Ross Thomas wrote a couple of dozen clever books about the worlds of spies and criminals. "The Eighth Dwarf" is about the middle of the pack. It share...moreRoss Thomas wrote a couple of dozen clever books about the worlds of spies and criminals. "The Eighth Dwarf" is about the middle of the pack. It shares the snarky dialogue and mordant cynicism of the rest. It's central plot mechanism is an international hunt for a particular proficient hit man just after World War II and just before the creation of the state of Israel. Among the hunters are Minor Jackson and Radu Florescu, the dwarf of the title. Both are cyncical to the max, and Florescu is a world class liar, but they are nice guys compared to all of the others among the hunters and hunted. Once in a while the snarkiness gets hard to bear, largely because of its nonstop nature.(less)
Red Cloud lays at the core of this general history of white-Indian conflict during his lifetime. He provided an almost unprecedented kind of leadershi...moreRed Cloud lays at the core of this general history of white-Indian conflict during his lifetime. He provided an almost unprecedented kind of leadership (Tecumseh was another), and presided over the one victorious Indian war against I the whites (though Osceola clearly defeated the whites in the First Seminole War).(less)
The Wolfes are a border family (on both sides through intermarriage with another family of anglo origins but Mexican bases of operation). They have so...moreThe Wolfes are a border family (on both sides through intermarriage with another family of anglo origins but Mexican bases of operation). They have some legitimate business interests, but are essentially smugglers and gunrunners. One of the younger members gets in trouble with the Sinaloa drug cartel due to his bad judgment, and is running for his life. Two of the Wolfes, Rudy and Franky, the specialists in such matters, go to his rescue against long odds. This book is the second novel about the Wolfes, and I look forward to the third.(less)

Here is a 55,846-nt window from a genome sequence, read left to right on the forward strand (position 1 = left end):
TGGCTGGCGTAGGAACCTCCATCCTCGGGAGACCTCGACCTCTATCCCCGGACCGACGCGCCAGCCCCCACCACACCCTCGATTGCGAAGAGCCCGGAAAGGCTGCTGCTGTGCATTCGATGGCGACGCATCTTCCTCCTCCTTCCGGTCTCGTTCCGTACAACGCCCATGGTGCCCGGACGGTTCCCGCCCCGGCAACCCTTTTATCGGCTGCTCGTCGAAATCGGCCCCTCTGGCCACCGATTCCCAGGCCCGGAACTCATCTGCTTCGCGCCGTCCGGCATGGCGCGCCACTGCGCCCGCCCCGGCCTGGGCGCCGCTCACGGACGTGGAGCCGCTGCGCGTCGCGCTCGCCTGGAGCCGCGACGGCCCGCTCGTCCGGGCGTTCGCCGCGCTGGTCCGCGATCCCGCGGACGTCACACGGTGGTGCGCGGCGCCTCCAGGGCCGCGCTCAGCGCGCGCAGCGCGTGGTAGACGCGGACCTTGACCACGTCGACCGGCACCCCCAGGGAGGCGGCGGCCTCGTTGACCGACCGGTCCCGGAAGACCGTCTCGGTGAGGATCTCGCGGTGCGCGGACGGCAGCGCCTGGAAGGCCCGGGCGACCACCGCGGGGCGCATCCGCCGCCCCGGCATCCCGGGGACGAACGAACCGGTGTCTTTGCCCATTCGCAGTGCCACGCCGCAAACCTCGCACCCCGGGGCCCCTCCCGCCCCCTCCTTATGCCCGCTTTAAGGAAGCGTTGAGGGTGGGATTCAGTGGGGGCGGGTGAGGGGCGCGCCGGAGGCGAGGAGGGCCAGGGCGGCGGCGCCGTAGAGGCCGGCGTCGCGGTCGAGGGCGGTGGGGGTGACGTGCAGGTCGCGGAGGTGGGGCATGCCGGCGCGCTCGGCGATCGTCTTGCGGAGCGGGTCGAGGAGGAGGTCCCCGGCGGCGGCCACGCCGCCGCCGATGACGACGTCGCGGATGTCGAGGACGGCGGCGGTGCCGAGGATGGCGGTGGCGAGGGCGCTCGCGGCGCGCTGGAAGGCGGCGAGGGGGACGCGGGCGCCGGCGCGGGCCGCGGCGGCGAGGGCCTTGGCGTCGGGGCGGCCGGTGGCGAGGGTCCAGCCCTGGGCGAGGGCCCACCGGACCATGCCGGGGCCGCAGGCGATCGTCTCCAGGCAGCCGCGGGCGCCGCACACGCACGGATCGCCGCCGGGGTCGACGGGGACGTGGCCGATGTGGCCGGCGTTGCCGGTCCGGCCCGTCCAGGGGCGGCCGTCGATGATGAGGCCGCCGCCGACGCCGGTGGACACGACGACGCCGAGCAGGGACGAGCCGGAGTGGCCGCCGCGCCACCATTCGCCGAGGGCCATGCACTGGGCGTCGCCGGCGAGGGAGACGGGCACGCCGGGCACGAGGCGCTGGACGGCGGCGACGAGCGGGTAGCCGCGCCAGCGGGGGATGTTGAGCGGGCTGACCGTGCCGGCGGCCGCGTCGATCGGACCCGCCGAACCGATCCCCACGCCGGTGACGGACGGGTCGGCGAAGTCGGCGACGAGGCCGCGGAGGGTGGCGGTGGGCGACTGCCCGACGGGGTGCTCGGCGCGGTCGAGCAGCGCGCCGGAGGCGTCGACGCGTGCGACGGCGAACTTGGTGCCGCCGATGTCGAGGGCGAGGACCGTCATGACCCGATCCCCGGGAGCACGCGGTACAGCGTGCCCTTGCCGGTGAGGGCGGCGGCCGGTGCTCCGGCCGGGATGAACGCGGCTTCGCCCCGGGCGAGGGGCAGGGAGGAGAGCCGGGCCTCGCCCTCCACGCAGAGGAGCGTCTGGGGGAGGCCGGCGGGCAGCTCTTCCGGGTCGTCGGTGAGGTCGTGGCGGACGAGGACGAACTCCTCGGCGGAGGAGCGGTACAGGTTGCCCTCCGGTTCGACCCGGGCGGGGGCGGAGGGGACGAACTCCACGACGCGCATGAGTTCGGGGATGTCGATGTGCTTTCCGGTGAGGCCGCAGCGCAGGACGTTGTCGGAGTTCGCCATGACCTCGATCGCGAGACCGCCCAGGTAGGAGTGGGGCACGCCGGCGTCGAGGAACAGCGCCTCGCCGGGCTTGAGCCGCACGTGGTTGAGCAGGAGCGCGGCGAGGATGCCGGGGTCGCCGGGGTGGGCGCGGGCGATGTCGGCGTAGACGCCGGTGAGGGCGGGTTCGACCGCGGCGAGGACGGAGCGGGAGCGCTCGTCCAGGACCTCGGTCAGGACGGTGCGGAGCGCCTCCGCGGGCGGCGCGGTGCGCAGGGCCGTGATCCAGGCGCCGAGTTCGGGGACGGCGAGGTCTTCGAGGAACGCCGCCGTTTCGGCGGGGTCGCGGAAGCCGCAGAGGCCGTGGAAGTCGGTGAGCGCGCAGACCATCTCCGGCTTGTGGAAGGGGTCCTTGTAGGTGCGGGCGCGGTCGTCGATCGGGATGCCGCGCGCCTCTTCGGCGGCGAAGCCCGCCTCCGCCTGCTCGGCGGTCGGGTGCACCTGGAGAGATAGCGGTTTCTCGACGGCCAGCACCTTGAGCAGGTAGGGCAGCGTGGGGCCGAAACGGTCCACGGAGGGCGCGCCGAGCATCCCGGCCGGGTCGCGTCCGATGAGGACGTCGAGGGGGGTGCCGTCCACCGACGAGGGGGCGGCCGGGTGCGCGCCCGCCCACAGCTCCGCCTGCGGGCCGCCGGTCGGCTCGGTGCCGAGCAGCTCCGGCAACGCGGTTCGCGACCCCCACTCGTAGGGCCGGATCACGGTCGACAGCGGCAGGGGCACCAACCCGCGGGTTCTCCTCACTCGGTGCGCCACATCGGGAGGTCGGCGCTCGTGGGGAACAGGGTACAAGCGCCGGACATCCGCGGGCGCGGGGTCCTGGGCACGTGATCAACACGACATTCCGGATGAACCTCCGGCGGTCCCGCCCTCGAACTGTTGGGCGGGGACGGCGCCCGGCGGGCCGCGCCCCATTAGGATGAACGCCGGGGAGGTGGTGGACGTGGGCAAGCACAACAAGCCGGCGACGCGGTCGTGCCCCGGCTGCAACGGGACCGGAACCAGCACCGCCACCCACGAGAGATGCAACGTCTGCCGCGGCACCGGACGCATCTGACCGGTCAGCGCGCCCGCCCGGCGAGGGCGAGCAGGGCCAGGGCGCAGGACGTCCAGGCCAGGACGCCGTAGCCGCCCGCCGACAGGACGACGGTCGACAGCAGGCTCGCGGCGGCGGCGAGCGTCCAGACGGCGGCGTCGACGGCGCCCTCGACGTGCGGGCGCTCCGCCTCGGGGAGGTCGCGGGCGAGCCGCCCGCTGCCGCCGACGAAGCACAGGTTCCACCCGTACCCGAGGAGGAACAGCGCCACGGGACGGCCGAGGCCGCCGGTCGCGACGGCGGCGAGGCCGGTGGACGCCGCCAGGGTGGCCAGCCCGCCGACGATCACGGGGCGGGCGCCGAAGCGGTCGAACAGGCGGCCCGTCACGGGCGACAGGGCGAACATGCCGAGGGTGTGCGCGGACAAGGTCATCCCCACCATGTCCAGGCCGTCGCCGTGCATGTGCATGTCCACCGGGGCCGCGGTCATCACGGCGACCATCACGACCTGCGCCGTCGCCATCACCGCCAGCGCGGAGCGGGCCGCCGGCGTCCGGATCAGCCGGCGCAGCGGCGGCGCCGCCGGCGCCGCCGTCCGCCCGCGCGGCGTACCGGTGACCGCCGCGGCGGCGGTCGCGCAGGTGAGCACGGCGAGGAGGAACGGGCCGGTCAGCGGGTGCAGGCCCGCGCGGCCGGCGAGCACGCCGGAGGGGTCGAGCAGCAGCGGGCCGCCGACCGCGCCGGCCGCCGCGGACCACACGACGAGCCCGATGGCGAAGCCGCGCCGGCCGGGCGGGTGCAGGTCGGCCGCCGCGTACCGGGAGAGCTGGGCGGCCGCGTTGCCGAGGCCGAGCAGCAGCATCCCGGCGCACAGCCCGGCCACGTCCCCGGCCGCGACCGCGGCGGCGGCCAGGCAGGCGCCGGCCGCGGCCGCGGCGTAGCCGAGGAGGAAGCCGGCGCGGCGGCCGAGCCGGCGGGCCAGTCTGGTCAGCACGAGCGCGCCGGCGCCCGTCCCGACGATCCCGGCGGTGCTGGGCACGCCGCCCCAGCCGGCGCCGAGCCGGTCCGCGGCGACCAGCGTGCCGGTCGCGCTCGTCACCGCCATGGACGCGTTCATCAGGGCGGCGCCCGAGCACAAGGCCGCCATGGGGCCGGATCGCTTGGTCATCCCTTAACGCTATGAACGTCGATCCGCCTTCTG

Duncan McCallum, exiled Scot chief of a destroyed clan, becomes involved in the dangerous territory (both physical and psychic) between two worlds. He...moreDuncan McCallum, exiled Scot chief of a destroyed clan, becomes involved in the dangerous territory (both physical and psychic) between two worlds. He and his particular friend, Conawago, reach a village of Christianized Delaware Indians that has been ravaged by war, crime, or both. A dozen or so villagers have been killed, including a dear friend of Conawago's, and several children have been taken captive to some dark end. In addition, it appears that the robbery of a British army payroll has taken place nearby, resulting in other deaths. McCallum and Conawago seek out the children, but McCallum also seeks to identify those responsible for the robbery. The search initially takes the friends in different directions, and McCallum is arrested for both the murders of the villagers and those of two of the escorts to the payroll. How McCallum extricates himself from the charge becomes a small piece of a set of much larger issues: How do McCallum and his wise friend retrieve the children, spike the claims of an Indian prophet out to wrest America away from the British (for whom McCallum has scant regard), and put down a Jacobite rising among the Highlanders who fight for the British. They also are charged with saving the Iroquois governing council, and crossing across the spirit line between the living and the dead to save the old spirits themselves.
Somehow all these elements (and more) work, though the book is a slow read. The shifting between friends and enemies, between the living and the dead, the French and the British, the British and the Indians require the two friends and their small band of allies to be in constant danger, often metaphysical as much as physical. The book is well done, and is the third in a good seres, but it requires concentration. Pattison's interest in the fate of the Indians at the hands of the Europeans is as well developed in this series as is his interest in the fate of Tibetans at the hands of the Chinese in his other series (see "The Skull Manta," and others).(less)